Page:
Major rise in rough sex among teens, such as choking, prompts warning from doctors

Experts warn that the increase is due to rough sex becoming normalized in pop culture, which is made easier by the broad availability of pornography and social media.

Katie Daviscourt Seattle WA
A new study revealed a significant increase in minors as young as 12 participating in rough sex, such as being choked during intercourse.

Experts warn that the increase is the result of rough sex becoming normalized in pop culture, which is made easier by the broad availability of pornography and social media.

The survey, conducted by Dr. Debby Herbenick, researcher on American sexual behavior, asked 5,000 students at a midwestern university about their sex lives, per the New York Times.

Among the respondents, two-thirds of the women surveyed said they had been choked by a partner during sexual intercourse. 40 percent of respondents said it happened for the first time between the ages of 12 and 17.

A previous survey that asked the same question showed that 25 percent of respondents said that they have been choked.

Choking is a term used to describe a type of strangulation when pressure is applied to the neck to restrict oxygen flow to the brain.

Herbenick told the New York Times that she is worried about how common rough sex has become among young people and that all caregivers—parents, teachers, and other adults—should be aware of the trend and potential risks associated with it.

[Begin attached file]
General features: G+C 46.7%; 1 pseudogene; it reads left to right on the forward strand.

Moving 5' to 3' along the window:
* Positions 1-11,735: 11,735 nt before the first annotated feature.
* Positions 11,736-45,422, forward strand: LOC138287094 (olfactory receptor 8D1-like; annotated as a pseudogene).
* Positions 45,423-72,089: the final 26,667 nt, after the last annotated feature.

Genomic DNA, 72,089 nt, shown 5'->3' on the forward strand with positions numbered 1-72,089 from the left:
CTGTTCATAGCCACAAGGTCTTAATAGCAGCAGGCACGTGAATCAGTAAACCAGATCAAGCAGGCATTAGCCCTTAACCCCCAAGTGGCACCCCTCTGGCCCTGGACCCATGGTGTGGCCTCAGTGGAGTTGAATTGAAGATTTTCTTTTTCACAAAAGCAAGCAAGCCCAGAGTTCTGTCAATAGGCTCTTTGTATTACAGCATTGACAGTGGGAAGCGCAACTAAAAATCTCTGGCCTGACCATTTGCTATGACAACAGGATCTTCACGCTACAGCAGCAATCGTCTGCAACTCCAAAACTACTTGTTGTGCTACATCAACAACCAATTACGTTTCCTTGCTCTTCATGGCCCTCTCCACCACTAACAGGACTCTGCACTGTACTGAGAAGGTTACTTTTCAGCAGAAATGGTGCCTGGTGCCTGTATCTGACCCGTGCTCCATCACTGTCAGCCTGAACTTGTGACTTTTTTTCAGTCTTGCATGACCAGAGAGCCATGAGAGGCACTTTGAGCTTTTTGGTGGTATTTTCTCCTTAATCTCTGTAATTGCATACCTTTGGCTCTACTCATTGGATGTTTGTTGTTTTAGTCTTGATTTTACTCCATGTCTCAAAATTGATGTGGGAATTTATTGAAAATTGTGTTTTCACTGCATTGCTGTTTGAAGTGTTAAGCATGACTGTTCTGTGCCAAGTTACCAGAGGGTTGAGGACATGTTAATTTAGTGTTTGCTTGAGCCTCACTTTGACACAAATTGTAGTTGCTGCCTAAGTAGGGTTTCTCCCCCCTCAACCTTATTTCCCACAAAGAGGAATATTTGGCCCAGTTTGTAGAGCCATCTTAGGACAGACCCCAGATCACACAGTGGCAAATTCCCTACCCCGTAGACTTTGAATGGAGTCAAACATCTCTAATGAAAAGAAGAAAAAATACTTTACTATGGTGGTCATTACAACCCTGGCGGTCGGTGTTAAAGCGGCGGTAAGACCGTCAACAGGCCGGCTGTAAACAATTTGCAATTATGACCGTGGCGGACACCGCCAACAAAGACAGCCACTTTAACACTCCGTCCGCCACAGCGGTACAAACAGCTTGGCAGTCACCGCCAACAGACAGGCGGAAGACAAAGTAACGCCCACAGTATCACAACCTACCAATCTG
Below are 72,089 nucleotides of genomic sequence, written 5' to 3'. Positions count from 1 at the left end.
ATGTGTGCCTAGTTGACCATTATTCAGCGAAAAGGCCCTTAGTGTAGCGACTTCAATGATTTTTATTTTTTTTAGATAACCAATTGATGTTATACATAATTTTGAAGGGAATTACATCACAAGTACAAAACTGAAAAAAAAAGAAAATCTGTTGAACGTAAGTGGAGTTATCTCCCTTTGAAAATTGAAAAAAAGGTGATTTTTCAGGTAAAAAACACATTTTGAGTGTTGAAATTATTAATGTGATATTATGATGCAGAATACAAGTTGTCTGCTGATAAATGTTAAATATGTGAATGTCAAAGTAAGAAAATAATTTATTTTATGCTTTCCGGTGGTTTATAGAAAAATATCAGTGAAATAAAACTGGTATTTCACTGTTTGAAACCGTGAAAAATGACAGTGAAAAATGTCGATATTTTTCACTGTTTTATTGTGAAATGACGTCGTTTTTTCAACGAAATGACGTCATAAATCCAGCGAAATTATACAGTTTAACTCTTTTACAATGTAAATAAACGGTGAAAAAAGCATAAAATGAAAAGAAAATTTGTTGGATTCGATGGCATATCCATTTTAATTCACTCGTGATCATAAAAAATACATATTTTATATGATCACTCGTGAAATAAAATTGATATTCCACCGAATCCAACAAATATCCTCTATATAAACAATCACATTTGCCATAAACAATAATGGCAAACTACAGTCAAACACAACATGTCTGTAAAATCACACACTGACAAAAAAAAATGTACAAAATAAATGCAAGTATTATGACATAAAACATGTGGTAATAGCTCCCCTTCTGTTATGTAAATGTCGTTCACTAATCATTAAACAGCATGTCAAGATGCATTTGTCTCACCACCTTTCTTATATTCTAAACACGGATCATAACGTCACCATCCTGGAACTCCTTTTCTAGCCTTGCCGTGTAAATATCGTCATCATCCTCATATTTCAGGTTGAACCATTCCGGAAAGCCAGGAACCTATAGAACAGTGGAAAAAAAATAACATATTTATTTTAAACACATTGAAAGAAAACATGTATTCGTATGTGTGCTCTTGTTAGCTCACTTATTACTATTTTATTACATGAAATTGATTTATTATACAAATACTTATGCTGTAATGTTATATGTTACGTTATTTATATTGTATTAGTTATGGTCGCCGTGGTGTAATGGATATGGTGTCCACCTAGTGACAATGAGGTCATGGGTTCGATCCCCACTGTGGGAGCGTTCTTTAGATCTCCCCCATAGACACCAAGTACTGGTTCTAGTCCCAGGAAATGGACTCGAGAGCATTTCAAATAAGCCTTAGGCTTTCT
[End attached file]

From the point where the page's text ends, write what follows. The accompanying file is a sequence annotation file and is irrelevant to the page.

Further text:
The woman is usually the one on the receiving end of forceful sex, and the man is almost always the one choking, slapping, or suffocating the woman during sexual activities, according to Herbenick's observations in her book.

Her findings seem to indicate that a lot of young people think sex should be rough.

According to Herbenick, when college students are asked why they engage in rough sex, they typically respond that it's thrilling or daring. She also believes that a constant barrage of pornographic material and exposure to rough sex creates preconceptions about what sex is supposed to be like and that appropriate sex education is not being provided in homes or schools.

Herbenick states that young people fear that if they don't participate, they will be called dull or "vanilla-shamed." She says that some young men are afraid that if they don't smack or choke their partner they won't be seen as manly.

According to Herbenick, young women learn about rough sex from TikTok and social media memes, while young males learn about it from pornography. Ideas about rough sex are also picked up by both sexes from friends and popular media, such as TV shows and music, she said.
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